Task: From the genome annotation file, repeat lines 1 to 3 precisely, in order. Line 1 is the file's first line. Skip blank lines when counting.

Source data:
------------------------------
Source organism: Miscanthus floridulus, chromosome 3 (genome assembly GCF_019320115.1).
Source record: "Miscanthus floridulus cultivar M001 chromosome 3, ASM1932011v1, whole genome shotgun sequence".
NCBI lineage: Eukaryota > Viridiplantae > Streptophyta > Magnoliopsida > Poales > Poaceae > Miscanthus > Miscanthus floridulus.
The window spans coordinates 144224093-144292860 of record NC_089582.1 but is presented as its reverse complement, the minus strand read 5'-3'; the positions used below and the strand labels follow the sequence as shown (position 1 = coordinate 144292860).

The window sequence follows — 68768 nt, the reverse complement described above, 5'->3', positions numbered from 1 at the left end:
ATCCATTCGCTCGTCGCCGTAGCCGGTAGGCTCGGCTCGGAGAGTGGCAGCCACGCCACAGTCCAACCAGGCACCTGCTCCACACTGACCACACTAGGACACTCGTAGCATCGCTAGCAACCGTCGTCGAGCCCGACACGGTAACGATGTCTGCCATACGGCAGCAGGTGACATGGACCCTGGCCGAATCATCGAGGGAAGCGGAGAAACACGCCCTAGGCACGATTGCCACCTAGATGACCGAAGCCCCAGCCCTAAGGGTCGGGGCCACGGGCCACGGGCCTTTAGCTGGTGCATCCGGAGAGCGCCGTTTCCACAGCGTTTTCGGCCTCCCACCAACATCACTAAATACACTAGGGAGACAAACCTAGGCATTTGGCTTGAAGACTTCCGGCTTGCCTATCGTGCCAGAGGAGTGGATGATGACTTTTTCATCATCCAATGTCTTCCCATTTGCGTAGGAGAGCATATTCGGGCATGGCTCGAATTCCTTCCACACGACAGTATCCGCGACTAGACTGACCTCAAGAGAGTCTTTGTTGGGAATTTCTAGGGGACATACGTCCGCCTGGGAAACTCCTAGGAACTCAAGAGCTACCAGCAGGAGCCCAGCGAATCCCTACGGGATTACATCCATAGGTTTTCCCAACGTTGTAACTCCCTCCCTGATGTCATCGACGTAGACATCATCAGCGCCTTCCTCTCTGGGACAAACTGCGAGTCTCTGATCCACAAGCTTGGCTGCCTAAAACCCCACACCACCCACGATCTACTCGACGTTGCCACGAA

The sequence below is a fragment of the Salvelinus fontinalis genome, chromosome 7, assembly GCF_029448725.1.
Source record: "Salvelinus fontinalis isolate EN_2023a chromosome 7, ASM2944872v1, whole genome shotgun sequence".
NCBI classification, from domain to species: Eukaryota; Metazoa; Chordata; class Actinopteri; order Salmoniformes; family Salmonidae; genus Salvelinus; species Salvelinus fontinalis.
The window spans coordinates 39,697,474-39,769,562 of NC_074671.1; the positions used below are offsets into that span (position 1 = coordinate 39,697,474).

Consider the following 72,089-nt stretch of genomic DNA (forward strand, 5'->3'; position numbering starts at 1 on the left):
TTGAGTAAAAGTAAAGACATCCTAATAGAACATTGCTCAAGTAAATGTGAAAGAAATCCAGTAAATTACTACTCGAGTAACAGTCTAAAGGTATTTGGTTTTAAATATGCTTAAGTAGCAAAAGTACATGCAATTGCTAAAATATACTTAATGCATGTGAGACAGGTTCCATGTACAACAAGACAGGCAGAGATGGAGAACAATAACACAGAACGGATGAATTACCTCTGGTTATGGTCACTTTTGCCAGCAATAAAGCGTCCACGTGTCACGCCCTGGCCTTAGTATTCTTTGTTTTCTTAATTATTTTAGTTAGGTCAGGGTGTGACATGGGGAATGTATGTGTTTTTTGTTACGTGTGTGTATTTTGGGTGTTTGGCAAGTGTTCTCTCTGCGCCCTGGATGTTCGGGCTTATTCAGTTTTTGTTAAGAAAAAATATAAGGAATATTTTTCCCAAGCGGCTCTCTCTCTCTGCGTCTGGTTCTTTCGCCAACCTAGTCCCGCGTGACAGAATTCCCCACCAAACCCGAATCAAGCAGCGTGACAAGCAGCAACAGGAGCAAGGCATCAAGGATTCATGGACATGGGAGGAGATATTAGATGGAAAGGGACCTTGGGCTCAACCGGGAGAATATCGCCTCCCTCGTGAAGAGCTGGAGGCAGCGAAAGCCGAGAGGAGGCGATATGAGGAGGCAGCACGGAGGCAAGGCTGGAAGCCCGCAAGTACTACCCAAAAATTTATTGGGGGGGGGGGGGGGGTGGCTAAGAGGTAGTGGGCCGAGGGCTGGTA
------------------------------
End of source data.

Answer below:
Source organism: Miscanthus floridulus, chromosome 3 (genome assembly GCF_019320115.1).
Source record: "Miscanthus floridulus cultivar M001 chromosome 3, ASM1932011v1, whole genome shotgun sequence".
NCBI lineage: Eukaryota > Viridiplantae > Streptophyta > Magnoliopsida > Poales > Poaceae > Miscanthus > Miscanthus floridulus.